Letting computers do the calculating

Conrad Wolfram in transmediale 10.
Image via Wikipedia

I have just been watching Conrad Wolfram‘s TED Talk about mathematics. I really enjoyed the ideas that he put forward.

As he talked I thought about the Year 8 (Grade 7) lesson that I observed in a local secondary school this morning. The lesson was about finding the midpoint of a line drawn on a four quadrant grid. The teacher did a reasonable job in explaining the idea that to work out the midpoint of any line you need to take the x1 value and the x2 value and then divide it by half.. you do the same for the y1 value and the y2 value. The resultant x1+x2/2 and y1+y2/2 will give you the co-ordinates of the midpoint of the line.

Now depending on your experience and skills in mathematics you may have read the above statement as if a piece of simple prose in some novel and understood it fully or you will be lost in a load of letters and numbers and unable to understand what the hell I am talking about!

Therein lies the problem of the teaching of mathematics. Wolfram is right we spend an inordinate amount of time in classes working out purely mechanical calculations. Why would I need to know the mid-point of a line drawn on a grid? Well,if I were in the military and I was trying to fix a point half way between some point in a certain terrain and another point then I may well need to know where that point is. Would I work it out on a piece of paper using a grid? I don’t think so. I would probably have a simulation on a computer and get the computer to work it out for me.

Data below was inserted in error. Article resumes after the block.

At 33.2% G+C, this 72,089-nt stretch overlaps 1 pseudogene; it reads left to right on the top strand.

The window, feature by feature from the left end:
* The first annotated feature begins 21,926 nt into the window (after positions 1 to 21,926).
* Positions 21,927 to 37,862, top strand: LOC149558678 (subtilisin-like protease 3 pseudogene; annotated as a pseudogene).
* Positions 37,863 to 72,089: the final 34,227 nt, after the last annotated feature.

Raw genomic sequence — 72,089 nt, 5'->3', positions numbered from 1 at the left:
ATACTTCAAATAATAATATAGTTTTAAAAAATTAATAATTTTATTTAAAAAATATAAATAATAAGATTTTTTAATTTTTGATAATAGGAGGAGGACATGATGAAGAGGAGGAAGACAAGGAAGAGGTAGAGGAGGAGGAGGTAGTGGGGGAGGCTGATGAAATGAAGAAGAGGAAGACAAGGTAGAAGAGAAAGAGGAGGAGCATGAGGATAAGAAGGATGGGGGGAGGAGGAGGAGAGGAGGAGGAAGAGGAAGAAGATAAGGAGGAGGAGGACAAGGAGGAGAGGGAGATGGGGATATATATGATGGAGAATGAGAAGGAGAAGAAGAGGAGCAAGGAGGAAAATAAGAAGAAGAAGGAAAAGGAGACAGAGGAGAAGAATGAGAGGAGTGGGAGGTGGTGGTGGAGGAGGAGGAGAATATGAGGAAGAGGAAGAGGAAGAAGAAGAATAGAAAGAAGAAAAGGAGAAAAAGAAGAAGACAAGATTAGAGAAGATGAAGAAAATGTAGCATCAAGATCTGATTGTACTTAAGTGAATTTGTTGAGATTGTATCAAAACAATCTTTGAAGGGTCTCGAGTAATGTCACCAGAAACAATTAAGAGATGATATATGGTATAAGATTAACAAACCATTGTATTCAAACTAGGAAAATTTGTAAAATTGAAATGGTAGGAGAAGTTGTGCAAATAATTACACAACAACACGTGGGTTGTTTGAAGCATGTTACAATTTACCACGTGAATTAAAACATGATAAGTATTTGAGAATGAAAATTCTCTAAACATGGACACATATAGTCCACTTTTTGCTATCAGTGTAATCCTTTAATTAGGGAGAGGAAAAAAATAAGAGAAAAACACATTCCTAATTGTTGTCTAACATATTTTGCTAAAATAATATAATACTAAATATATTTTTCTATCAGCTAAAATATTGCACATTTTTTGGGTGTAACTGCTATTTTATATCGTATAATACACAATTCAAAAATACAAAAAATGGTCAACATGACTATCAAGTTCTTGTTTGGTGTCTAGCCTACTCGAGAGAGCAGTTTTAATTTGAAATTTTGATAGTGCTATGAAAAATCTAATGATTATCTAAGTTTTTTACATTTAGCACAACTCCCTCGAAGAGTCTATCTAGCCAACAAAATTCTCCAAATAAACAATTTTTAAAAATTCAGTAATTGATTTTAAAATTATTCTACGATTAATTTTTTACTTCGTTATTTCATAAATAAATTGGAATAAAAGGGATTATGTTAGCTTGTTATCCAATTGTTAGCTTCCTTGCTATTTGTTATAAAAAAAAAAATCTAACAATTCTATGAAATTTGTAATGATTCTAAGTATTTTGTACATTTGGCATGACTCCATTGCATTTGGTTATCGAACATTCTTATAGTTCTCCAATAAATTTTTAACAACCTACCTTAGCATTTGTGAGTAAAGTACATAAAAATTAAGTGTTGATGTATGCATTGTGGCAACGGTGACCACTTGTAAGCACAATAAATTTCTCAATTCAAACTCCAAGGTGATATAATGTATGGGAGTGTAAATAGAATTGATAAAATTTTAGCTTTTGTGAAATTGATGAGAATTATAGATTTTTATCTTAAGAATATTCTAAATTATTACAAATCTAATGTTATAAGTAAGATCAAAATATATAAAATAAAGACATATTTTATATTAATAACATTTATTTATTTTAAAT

I loved the model he showed about variables related to working out life insurance and what would make it the best deal. I could see a lot of relevance in this for real life skills.

He did not say that we never need to use mental calculation but that the skill to learn (as he does on a daily basis) is estimation… about how many miles will I get to on 10 litres of fuel? (In the real world we may use more fuel stopping in jams or have a clear more energy efficient run).

The real world has a number of what he calls “hairy problems”. They are not solved by using a simple (or not so simple algorithm or algorithmic processes). He is right to say that we can learn so much from computer programming and also from computer simulations.

I was thinking, as he spoke, about the bored faces of many of the Year 8 children who had just come into school first thing on a Monday morning and were faced with the problem of how to calculate the midpoint of a line. Frankly most of them did not see why they needed to (and this wasn’t explained to them) and wouldn’t be bothered to do so if they were given the option of choosing.

He is so right to say that we need to make mathematics live. We ned to connect it to the real world and we need to take the boring calculation out of the heart of what is taught. We should problem solve and explore we should bounce ideas off of each other and we should show how we can apply our mathematical analysis in electronic portfolios which future employers may find somewhat more revealing of our potential to add significant value to their workforce than  a certificate or a diploma.

Although Wolfram was not one of the best and most dynamic speakers I have ever seen deliver a TED Talk he actually delivered a very well thought out and significant one… if you get the chance try and watch it.


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